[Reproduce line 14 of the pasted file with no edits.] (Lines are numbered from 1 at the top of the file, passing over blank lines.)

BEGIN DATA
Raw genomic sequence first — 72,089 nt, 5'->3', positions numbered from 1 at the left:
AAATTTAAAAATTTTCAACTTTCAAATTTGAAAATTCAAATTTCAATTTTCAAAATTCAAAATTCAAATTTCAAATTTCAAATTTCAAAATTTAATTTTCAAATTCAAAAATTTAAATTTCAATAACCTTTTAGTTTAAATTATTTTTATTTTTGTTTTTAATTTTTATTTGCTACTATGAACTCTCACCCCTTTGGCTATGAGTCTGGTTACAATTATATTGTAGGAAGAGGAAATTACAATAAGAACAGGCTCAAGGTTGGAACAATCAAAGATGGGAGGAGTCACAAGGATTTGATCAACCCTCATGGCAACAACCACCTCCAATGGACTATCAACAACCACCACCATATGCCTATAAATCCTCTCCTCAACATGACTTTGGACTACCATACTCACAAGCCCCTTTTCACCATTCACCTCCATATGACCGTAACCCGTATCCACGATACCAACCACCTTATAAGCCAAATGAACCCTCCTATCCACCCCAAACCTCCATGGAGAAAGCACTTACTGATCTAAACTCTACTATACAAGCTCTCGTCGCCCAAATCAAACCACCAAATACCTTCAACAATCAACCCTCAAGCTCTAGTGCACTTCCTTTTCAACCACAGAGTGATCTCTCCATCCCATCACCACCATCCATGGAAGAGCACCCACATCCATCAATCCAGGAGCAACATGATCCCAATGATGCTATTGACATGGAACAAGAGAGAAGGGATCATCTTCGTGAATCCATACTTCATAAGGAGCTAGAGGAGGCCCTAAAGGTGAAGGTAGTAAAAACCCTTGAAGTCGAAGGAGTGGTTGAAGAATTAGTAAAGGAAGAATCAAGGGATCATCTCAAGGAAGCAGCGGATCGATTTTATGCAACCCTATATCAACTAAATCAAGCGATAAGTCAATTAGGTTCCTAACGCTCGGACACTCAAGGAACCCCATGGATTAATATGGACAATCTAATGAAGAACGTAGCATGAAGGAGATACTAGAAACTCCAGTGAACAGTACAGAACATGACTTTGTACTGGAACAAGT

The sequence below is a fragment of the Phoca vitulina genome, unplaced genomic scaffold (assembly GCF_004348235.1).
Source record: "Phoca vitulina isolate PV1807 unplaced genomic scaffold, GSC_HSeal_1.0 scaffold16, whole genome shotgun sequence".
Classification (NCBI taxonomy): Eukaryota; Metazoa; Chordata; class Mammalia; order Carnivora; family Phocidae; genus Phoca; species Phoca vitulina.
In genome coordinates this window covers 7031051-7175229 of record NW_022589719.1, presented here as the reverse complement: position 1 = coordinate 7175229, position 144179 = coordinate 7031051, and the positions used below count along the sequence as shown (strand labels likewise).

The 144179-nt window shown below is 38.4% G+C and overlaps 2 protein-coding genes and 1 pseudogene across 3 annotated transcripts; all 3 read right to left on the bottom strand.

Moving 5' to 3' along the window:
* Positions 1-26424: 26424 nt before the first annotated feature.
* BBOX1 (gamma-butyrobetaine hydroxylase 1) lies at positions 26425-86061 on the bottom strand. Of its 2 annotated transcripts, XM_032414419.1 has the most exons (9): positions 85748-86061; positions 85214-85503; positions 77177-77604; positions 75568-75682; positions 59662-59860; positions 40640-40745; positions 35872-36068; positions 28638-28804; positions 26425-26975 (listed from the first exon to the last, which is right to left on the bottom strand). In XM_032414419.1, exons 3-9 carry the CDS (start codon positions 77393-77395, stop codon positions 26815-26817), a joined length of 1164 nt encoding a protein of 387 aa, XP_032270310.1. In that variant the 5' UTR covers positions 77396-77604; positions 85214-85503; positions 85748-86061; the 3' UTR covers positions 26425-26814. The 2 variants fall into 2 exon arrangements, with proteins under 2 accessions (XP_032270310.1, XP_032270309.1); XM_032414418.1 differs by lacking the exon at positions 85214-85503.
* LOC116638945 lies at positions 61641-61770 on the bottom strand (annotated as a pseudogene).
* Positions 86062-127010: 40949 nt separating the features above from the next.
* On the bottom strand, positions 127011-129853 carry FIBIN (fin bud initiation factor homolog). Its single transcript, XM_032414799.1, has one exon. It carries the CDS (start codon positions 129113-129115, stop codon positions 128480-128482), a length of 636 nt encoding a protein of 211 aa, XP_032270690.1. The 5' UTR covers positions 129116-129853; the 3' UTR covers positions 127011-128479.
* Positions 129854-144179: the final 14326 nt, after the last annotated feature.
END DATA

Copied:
* Positions 129854-144179: the final 14326 nt, after the last annotated feature.